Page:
A. Ramesh is a chair professor of mechanical engineering at the Indian Institute of Technology Madras. He has over 26 years of teaching, research and industrial experience and has over 130 research publications. His research interests include renewable fuels, gasoline direct injection, homogeneous charge compression ignition, engine management, new and innovative engine designs. He has undertaken several projects for leading automotive industries and government agencies. His development activities have resulted in devices for which patents have been obtained or applied.  J. Narayana Reddy obtained his M.S by research from the Indian Institute of Technology Madras. He then worked in M/s Mahindra and Mahindra before joining the engine R and D of M/s Ashok Leyland, which is a leading truck manufacturing company in India. He has published research papers in the area of alternate fuels and his interests include alternative fuels, engine emission control and engine design.


Biogas can be produced by anaerobic digestion of a variety of biomass along with simultaneous generation of fertilizer [1]. Thus it is a very viable fuel for rural decentralized power production using internal combustion engines. Biogas is normally used in dual fuel engines wherein a small amount of diesel or biodiesel can used as the ignition source [2-4]. This experimental work demonstrates that straight vegetable oil - biogas dual fuel combination with engine modifications can enable power production using completely renewable fuels that are locally available in rural areas with little or no post processing. Biogas the main fuel was inducted along with air in a diesel while a small amount of Jatropha oil was injected for ignition.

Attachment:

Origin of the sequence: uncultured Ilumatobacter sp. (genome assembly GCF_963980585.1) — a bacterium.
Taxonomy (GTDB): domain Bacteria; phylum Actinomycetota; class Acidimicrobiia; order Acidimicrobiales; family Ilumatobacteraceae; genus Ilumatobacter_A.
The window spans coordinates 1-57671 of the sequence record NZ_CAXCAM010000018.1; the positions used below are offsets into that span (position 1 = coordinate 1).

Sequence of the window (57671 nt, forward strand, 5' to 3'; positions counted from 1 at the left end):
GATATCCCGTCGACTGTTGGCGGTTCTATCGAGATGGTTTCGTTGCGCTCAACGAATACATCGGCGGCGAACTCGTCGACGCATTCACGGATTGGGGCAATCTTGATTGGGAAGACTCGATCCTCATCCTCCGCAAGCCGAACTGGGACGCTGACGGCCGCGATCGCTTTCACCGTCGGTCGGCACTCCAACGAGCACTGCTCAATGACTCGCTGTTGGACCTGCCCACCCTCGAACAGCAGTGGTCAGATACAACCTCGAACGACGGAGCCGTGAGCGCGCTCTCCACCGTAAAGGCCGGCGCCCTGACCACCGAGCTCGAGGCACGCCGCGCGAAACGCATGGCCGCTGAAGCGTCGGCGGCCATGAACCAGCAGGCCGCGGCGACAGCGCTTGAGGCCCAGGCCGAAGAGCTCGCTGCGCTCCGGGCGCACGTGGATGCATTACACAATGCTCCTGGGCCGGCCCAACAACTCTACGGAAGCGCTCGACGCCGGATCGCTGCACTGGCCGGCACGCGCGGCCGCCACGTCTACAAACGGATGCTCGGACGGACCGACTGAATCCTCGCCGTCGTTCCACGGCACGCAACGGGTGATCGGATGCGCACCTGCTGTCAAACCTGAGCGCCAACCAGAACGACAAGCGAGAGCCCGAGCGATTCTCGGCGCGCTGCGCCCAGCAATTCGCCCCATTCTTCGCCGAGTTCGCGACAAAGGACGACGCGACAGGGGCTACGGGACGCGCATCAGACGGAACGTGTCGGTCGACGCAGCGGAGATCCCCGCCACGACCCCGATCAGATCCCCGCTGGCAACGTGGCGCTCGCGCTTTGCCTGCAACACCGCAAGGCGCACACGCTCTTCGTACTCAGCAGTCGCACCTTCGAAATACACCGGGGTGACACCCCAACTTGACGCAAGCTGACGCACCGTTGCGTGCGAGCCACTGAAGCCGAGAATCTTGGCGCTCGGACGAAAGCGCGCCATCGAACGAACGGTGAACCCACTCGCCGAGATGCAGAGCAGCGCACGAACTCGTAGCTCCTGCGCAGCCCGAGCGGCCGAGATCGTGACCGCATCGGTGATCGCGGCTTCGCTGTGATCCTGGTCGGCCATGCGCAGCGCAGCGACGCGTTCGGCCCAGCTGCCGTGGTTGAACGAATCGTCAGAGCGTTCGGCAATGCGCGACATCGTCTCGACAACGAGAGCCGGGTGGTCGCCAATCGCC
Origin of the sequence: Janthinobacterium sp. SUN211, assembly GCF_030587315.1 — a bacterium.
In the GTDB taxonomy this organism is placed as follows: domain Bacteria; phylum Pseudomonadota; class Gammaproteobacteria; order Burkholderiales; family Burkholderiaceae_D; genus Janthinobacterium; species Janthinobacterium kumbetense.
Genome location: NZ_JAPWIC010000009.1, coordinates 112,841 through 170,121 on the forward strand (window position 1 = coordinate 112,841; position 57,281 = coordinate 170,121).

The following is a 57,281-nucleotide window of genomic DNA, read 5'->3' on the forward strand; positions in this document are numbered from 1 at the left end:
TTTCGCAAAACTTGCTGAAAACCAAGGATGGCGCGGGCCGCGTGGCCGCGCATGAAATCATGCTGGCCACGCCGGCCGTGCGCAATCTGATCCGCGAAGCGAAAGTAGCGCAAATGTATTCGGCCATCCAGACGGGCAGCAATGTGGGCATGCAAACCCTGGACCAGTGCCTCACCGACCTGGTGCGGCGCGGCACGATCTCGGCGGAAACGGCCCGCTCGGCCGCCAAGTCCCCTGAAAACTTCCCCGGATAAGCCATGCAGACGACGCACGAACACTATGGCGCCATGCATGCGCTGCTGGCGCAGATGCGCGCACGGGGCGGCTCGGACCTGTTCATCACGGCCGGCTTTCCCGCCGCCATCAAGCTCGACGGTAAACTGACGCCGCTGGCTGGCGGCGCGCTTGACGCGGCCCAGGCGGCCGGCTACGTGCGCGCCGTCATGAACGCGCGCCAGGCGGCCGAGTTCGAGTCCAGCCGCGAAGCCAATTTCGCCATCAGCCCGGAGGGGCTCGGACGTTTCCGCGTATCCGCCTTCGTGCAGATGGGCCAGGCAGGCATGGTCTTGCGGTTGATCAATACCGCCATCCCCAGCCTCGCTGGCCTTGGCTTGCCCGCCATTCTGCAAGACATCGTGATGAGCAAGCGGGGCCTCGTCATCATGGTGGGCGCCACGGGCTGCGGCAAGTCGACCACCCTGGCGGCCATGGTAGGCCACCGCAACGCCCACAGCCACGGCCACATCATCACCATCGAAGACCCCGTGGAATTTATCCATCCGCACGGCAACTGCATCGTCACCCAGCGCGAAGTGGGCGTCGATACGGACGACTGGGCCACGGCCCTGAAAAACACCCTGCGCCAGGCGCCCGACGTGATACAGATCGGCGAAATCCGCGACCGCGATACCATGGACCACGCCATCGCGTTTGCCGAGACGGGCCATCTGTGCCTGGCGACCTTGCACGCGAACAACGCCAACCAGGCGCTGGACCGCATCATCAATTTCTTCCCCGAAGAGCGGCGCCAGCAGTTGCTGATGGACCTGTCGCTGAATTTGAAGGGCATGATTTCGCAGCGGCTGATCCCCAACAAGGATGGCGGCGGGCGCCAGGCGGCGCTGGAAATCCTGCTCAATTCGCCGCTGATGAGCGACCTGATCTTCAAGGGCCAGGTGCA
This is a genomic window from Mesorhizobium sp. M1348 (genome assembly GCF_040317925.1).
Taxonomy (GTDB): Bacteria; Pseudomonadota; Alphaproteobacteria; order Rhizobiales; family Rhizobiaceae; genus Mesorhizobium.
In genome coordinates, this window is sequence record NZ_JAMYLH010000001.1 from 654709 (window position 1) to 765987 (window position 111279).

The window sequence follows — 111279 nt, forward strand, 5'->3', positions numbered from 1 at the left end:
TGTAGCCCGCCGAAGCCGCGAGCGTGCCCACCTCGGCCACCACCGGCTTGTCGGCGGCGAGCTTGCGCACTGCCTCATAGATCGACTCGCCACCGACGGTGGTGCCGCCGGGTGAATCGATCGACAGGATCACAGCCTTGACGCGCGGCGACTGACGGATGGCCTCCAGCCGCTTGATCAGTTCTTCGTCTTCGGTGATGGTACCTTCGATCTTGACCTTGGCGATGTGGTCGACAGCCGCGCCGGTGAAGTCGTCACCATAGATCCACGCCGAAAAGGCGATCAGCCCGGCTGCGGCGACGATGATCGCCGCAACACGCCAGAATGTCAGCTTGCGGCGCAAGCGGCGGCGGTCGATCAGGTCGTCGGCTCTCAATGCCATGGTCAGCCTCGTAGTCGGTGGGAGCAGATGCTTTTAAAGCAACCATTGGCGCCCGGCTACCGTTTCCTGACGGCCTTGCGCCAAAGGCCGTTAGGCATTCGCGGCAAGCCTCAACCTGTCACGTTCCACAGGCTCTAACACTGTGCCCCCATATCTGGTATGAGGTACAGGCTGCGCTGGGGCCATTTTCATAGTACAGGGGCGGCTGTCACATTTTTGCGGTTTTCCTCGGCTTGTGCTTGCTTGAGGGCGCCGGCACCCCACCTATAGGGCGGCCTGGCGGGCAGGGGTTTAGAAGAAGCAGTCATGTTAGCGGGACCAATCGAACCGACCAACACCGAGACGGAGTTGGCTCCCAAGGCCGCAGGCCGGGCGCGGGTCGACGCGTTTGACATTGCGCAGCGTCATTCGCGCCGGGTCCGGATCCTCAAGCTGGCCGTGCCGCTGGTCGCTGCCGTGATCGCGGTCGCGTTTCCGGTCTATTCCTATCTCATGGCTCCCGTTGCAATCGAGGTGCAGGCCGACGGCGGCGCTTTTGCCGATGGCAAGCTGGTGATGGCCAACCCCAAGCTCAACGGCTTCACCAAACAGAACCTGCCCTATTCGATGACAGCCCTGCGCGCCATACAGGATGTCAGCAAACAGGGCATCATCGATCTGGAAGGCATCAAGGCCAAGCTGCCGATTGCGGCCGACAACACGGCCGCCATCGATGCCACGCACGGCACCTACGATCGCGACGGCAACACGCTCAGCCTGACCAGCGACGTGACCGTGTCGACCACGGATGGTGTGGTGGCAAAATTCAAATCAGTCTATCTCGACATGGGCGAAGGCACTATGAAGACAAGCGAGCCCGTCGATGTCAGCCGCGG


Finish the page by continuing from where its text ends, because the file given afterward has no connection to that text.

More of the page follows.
Experiments were conducted under different load conditions while the biogas to Jatropha oil ratio was changed to study its effect. Advancing the injection timing for compensating for the increased ignition delay of jatropha oil along with biogas induction and increasing the injection rate to enhance atomization of the highly viscous vegetable oil resulted in improvements (Fig.1). Thermal efficiency was enhanced; smoke and HC emissions were reduced. The low flame speed of biogas due to the high CO2 [5] was increased by intensifying the air swirl which elevated the combustion rate and further lowered HC emission (Fig.2 and 3). On the whole the biogas – Jatropha dual fuel mode of operation with simple engine modifications opens a new way to produce decentralized power from available renewable sources for rural areas. Detailed experimental results of performance, emissions like HC, CO, NO, smoke and combustion parameters like heat release rate and rate of pressure rise will be presented and discussed in the paper. Comparisons of the experimental results will be made with the conventional biogas – diesel dual fuel mode.